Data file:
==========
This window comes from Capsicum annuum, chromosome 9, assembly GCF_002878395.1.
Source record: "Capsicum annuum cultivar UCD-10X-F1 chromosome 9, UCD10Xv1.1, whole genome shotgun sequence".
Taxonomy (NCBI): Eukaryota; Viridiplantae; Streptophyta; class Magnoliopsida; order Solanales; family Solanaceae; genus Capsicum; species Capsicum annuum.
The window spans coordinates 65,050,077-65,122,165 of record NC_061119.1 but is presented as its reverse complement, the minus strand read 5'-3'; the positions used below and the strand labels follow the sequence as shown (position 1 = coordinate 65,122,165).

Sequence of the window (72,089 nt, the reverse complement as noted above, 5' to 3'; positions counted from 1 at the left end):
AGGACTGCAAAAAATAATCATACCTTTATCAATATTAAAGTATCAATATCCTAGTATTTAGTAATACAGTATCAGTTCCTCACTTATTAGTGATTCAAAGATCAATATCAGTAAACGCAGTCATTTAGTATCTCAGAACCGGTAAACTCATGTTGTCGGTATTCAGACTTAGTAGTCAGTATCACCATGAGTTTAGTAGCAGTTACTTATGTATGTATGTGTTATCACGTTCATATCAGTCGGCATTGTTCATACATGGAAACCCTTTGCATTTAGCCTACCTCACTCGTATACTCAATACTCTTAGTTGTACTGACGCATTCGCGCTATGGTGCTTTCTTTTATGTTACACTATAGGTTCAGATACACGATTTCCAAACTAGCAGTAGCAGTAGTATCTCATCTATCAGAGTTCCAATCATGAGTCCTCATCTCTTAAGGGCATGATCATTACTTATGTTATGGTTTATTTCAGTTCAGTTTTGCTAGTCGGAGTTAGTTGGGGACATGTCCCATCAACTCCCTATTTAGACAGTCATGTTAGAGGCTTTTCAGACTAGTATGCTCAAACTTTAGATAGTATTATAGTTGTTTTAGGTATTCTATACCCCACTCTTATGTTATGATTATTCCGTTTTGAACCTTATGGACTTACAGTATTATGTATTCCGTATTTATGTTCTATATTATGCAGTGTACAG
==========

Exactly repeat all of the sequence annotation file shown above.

This window comes from Capsicum annuum, chromosome 9, assembly GCF_002878395.1.
Source record: "Capsicum annuum cultivar UCD-10X-F1 chromosome 9, UCD10Xv1.1, whole genome shotgun sequence".
Taxonomy (NCBI): Eukaryota; Viridiplantae; Streptophyta; class Magnoliopsida; order Solanales; family Solanaceae; genus Capsicum; species Capsicum annuum.
The window spans coordinates 65,050,077-65,122,165 of record NC_061119.1 but is presented as its reverse complement, the minus strand read 5'-3'; the positions used below and the strand labels follow the sequence as shown (position 1 = coordinate 65,122,165).

Sequence of the window (72,089 nt, the reverse complement as noted above, 5' to 3'; positions counted from 1 at the left end):
AGGACTGCAAAAAATAATCATACCTTTATCAATATTAAAGTATCAATATCCTAGTATTTAGTAATACAGTATCAGTTCCTCACTTATTAGTGATTCAAAGATCAATATCAGTAAACGCAGTCATTTAGTATCTCAGAACCGGTAAACTCATGTTGTCGGTATTCAGACTTAGTAGTCAGTATCACCATGAGTTTAGTAGCAGTTACTTATGTATGTATGTGTTATCACGTTCATATCAGTCGGCATTGTTCATACATGGAAACCCTTTGCATTTAGCCTACCTCACTCGTATACTCAATACTCTTAGTTGTACTGACGCATTCGCGCTATGGTGCTTTCTTTTATGTTACACTATAGGTTCAGATACACGATTTCCAAACTAGCAGTAGCAGTAGTATCTCATCTATCAGAGTTCCAATCATGAGTCCTCATCTCTTAAGGGCATGATCATTACTTATGTTATGGTTTATTTCAGTTCAGTTTTGCTAGTCGGAGTTAGTTGGGGACATGTCCCATCAACTCCCTATTTAGACAGTCATGTTAGAGGCTTTTCAGACTAGTATGCTCAAACTTTAGATAGTATTATAGTTGTTTTAGGTATTCTATACCCCACTCTTATGTTATGATTATTCCGTTTTGAACCTTATGGACTTACAGTATTATGTATTCCGTATTTATGTTCTATATTATGCAGTGTACAG